Multiplying Matricies

Problem

You want to perform efficient multiplication of two matricies.

Solution

Example 11-32 shows an implementation of matrix multiplication that can be used with both the dynamic- or fixed-size matrix implementations. This algorithm technically produces the result of the equation A=A+B*C, which is, perhaps surprisingly, an equation more efficiently computed than A=B*C.

Example 11-32. Matrix multiplication

#include "matrix.hpp" // recipe 11.13
#include "kmatrix.hpp" // recipe 11.14
#include 
#include 

using namespace std;

template
void matrixMultiply(const M1& m1, const M2& m2, M3& m3)
{
 assert(m1.cols( ) == m2.rows( ));
 assert(m1.rows( ) == m3.rows( ));
 assert(m2.cols( ) == m3.cols( ));
 for (int i=m1.rows( )-1; i >= 0; --i) {
 for (int j=m2.cols( )-1; j >= 0; --j) {
 for (int k = m1.cols( )-1; k >= 0; --k) {
 m3[i][j] += m1[i][k] * m2[k][j];
 }
 }
 }
}

int main( )
{
 matrix m1(2, 1);
 matrix m2(1, 2);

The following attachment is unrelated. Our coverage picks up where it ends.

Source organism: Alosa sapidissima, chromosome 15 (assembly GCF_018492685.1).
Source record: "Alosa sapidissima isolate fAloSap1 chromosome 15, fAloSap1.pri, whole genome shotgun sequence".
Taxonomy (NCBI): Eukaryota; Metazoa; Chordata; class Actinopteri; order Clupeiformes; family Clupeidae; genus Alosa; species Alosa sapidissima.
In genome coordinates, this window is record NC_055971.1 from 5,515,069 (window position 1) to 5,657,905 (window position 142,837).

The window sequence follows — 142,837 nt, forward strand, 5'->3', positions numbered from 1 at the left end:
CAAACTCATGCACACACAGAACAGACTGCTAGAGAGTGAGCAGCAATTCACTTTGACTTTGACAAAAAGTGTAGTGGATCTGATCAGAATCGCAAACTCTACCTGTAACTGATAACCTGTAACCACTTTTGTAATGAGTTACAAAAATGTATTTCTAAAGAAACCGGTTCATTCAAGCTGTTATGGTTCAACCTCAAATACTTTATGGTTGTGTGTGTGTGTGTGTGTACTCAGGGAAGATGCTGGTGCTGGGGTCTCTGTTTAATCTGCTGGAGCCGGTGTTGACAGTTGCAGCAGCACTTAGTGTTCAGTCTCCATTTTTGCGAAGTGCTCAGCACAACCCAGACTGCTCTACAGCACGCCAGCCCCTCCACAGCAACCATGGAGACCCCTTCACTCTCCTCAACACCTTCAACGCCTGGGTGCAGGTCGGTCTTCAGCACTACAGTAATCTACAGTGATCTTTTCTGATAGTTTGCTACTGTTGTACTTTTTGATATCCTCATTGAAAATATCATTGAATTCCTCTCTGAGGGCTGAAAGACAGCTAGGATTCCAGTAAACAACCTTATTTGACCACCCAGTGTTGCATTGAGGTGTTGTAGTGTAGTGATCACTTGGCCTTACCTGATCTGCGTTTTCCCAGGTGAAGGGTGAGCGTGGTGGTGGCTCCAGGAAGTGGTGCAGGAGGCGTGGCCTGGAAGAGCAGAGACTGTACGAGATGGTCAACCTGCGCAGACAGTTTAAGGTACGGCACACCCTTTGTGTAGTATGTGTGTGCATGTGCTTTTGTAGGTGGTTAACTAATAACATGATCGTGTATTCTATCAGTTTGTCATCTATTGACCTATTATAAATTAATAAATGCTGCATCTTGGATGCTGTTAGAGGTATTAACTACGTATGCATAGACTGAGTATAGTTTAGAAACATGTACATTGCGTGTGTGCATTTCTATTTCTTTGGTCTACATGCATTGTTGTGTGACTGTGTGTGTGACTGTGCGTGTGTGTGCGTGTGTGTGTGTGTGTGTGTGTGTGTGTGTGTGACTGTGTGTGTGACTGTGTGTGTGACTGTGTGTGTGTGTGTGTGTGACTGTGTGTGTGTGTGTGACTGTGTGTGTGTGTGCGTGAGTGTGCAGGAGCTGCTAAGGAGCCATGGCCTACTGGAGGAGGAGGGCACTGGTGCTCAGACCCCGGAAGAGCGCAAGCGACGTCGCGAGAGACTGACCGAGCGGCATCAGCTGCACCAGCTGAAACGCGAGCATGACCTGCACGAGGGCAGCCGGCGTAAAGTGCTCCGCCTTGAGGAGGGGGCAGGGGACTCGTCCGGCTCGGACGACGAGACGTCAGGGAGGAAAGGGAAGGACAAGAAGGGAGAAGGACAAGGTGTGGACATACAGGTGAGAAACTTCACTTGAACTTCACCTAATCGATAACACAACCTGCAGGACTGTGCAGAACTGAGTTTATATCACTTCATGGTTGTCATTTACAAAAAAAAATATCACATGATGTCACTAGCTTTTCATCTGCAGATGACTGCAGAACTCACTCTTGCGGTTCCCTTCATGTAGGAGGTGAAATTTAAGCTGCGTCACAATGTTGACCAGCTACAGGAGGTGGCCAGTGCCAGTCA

kmatrix m3;
 m3 = 0;
 m1[0][0] = 1; m1[1][0] = 2;
 m2[0][0] = 3; m2[0][1] = 4;
 matrixMultiply(m1, m2, m3);
 cout << "(" << m3[0][0] << ", " << m3[0][1] << ")" << endl;
 cout << "(" << m3[1][0] << ", " << m3[1][1] << ")" << endl;
}

Example 11-32 produces the following output:

(3, 4)
(6, 8)

 

Discussion

When multiplying two matricies, the number of columns in the first matrix must be equal to the number of rows in the second matrix. The resulting matrix has the number of rows of the first matrix and the number of columns of the second matrix. I assure that these conditions are true during debug builds by using the assert macro found in the header.

The key to efficient matrix multiplication is to avoid any superfluous creation and copying of temporaries. Thus, the matrix multiplication function in Example 11-32 was written to pass the result by reference. If I had written a straightforward multiplication algorithm by overriding operator* it would result in the overhead of an unneccessary allocation, copy, and deallocation of a temporary matrix. This can be potentially very expensive when dealing with large matricies.

The reason the matrix multiplication equation in Example 11-32 computes A=A+B*C instead of A=B*C is that it avoids unneccessarily initializing the values of A.

 

See Also

Recipe 11.17





C++ Cookbook
Secure Programming Cookbook for C and C++: Recipes for Cryptography, Authentication, Input Validation & More
ISBN: 0596003943
EAN: 2147483647
Year: 2006
Pages: 241
Simiral book on Amazon

Flylib.com © 2008-2017.
If you may any questions please contact us: flylib@qtcs.net